William Rees—the famous ecologist who together with Mathis Wackernagel developed the concept and method of ecological footprint analysis—has recently published an interesting article on the global ecological crisis and self-delusion. The paper is provocative on several fronts, and while I am in two minds on some of the positions it takes, it certainly opens up some of the fundamental questions we need to be asking if we are to honestly discuss sustainable development. The article is transdisciplinary, and pulls together interesting insights from Heidegger, behavioral neurobiology and cultural anthropology as they relate to the very real dangers of climate change and the global ecological crisis.
Rees’ underlying assertion is that we are trapped in a collective cultural mythology oriented around the idea of boundless economic growth, and that the powerful narrative of this mythology has behaviorally, institutionally, politically and socially disabled us from honestly confronting the foundations of global un-sustainability. Therefore, he argues, we only come up with diversionary, gimmicky, peripheral or subsidiary ways of dealing with the challenge – because our primary motivations are precisely wedded at a deeper level to a cultural mythology that itself is at odds with sustainability.
Looking at it through this perspective, consider the growing craze of eco-villages, eco-parks, eco-suburbs, and eco-cities. While there might be some notable examples out there, most of these actually end up following simple variations of: slap on a few solar panels, throw in some high visibility windmills, incorporate some unjustifiably expensive technological gimmicks at the expense of social housing, landscape some more trees and maybe even a golf course into the plan, participate in a back-door land-grab, divert attention away from the city or city-region as a whole by focusing on eco-enclaves, adopt a few narrowly self-serving sustainability indicators, disregard the larger socio-economic trade-offs and the overall life-cycle costs, ramp up the marketing drive, and befriend the right partners and individuals who will all join the resounding chorus of applauds—there you have it, the new eco-development wave of the future. At best addressing symptoms, these ad hoc measures are merely a cosmetic nudge to business as usual, when what we really need is a fundamental paradigm shift.
|A genuine attempt at moving towards a circular urban metabolism: Hammarby Sjostad, Stockholm.|
But why focus on cultural mythology? Because it is an underpinning, pervasive and often invisible force shaping the trajectory of development and global events, ranging from wars to the current economic crisis. By shaping our sense of identity and purpose it drives individual and collective behavior. For instance, it could be argued that the non-violent Indian Independence movement led by Gandhi was in fact premised on (and impossible without) a shared cultural mythology and that it derived its most elemental power from the deep orienting principles of this mythology. Carl Jung’s writings provide some fascinating insights into the psychological basis for this, and there is now a growing body of empirical neuro-scientific research that further substantiates how cultural beliefs actually establish specific neuronal networks in our brains (check out Bruce Wexler and Norman Doidge). But I digress...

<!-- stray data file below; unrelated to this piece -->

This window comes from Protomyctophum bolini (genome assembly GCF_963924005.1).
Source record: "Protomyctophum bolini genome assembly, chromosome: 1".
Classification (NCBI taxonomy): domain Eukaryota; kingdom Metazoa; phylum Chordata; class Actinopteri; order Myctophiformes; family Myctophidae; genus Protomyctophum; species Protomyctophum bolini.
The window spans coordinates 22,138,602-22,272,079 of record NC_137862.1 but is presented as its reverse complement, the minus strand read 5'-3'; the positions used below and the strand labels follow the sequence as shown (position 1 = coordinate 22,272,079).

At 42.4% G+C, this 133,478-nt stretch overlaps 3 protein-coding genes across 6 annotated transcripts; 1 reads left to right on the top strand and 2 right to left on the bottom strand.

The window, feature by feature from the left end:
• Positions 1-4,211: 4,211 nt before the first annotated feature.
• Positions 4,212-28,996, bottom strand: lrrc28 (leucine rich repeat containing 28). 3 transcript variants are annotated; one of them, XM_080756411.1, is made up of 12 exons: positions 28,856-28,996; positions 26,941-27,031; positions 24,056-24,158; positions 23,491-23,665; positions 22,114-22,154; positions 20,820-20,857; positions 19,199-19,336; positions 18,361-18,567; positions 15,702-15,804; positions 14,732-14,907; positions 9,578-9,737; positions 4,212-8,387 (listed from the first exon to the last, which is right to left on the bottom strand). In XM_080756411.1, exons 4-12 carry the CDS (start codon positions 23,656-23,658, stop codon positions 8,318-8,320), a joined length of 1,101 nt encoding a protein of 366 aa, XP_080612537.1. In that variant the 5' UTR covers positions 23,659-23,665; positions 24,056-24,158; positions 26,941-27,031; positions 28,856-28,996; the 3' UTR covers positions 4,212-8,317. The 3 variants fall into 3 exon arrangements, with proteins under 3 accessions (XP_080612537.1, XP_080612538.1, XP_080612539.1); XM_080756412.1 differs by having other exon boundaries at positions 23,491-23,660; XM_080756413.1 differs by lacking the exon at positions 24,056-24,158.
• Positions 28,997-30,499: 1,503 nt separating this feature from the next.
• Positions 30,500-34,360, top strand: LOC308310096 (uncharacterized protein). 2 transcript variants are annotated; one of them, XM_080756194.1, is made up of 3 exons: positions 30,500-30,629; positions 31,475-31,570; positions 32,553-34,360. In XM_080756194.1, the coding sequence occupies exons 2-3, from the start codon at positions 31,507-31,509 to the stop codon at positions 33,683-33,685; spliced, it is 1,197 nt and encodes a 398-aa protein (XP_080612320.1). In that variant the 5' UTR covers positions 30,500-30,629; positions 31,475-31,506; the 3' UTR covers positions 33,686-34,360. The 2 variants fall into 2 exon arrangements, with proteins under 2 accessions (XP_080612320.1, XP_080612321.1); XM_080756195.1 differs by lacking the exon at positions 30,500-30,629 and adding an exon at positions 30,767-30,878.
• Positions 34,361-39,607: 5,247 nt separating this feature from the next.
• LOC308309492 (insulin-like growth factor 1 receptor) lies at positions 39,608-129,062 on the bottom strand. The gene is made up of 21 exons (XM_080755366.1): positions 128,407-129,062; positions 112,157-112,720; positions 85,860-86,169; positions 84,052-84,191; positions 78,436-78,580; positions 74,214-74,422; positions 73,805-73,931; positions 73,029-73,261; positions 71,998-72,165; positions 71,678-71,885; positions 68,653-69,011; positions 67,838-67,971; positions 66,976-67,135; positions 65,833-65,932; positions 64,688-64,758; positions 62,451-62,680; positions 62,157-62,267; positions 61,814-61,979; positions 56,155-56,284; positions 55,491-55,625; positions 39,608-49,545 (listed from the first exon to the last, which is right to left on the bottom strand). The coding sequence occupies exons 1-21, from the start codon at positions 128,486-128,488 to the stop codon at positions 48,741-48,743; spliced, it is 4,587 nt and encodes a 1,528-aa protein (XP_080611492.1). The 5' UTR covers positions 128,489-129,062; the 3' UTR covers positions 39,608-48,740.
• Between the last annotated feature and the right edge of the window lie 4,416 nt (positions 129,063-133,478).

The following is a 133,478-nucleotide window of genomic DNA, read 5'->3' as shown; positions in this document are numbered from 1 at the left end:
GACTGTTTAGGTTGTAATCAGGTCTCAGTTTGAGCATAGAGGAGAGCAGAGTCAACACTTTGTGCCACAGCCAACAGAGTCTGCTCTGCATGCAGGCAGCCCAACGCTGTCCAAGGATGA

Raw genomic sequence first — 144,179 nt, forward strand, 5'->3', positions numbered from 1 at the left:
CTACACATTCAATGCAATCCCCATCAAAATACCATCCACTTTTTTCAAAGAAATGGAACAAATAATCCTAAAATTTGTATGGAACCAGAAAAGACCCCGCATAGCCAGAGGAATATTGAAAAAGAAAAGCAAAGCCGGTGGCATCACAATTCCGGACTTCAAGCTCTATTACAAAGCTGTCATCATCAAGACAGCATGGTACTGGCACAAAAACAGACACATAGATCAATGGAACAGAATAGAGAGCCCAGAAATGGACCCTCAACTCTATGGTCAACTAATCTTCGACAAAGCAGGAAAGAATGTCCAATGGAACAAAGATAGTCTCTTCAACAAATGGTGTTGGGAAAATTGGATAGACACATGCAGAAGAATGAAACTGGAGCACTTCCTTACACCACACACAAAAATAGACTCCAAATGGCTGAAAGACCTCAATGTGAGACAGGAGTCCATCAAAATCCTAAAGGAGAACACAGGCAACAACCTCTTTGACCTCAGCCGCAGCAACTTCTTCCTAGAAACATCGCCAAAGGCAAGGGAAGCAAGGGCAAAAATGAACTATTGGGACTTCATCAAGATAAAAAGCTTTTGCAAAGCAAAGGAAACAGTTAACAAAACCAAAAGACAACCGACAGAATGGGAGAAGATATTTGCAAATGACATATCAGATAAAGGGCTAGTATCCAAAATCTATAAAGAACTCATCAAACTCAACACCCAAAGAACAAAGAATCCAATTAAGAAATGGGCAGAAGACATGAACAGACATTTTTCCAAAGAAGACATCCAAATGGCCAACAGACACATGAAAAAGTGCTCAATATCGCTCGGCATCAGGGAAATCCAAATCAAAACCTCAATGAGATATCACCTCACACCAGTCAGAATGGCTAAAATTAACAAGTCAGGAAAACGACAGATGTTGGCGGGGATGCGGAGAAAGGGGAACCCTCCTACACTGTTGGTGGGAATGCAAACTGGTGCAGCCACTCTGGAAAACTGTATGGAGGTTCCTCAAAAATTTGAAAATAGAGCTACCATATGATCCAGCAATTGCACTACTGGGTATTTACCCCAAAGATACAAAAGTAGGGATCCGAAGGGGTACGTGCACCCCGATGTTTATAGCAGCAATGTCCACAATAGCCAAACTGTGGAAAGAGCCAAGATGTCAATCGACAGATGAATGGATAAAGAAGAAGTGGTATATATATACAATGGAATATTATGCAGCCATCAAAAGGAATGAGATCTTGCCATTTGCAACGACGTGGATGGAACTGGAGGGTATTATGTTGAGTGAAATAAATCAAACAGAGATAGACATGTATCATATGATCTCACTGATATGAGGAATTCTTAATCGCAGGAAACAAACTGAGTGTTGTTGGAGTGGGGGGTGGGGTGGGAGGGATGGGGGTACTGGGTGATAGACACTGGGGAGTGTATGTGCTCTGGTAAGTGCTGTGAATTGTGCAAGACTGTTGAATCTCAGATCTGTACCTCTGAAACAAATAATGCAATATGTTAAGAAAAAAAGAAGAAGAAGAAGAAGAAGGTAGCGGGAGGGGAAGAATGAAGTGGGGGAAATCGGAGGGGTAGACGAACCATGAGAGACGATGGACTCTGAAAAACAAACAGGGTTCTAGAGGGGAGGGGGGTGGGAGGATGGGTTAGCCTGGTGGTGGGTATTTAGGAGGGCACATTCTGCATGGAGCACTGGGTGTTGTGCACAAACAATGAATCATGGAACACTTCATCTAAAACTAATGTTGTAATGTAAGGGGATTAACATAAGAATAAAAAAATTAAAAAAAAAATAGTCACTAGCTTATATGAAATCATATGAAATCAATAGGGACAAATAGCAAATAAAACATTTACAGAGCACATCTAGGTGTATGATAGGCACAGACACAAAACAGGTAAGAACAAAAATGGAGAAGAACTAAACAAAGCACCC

What is the myth that troubles Rees? He is most concerned about the pervasive myth of ‘limitless and perpetual economic growth.’ He restates the issues of 1) the real and fixed biophysical boundaries of our ecosystems and our planet, 2) the growing population and resource demands of developing countries, and 3) how we as a global society must learn how to share and live within our limits. In the light of these concerns, he raises the question—do governments in developed countries need to plan for less growth (contracting their economies) in order to create the space for developing nations to reach adequate levels of development?
That’s a very touchy question. With trade and climate change negotiations, as well as a range of other international and geo-political barters either paralyzed in stalemates or progressing at speeds that render them inconsequential—does Rees’ concern stand a chance for a fair hearing?
The idea of ecological limits in not new at all (neither is it unique to Rees)—in fact the organizing principles of many ancient and pre-industrial societies across the world were based on the intuitive reality of societies and their economies functioning within the sphere of natural systems. Today this thinking also draws on the ‘Limits to Growth’ work that emerged in the 1970s (based on economic growth and resource modeling done at MIT).
My own thoughts on this issue are just a bit more optimistic—while I certainly understand the importance of focusing on our real ecological constraints, might growing in a fundamentally different and more intelligent way (circular & resource regenerative economies), be as much a part of the answer as growing less?
Regardless: I do tend to agree that it would be nice to have a global cultural mythology rooted in organizing principles much more meaningful, imaginative and sustainable than our dogmatic fixation with produce-consume-produce-consume-produce-consume-produce-consume…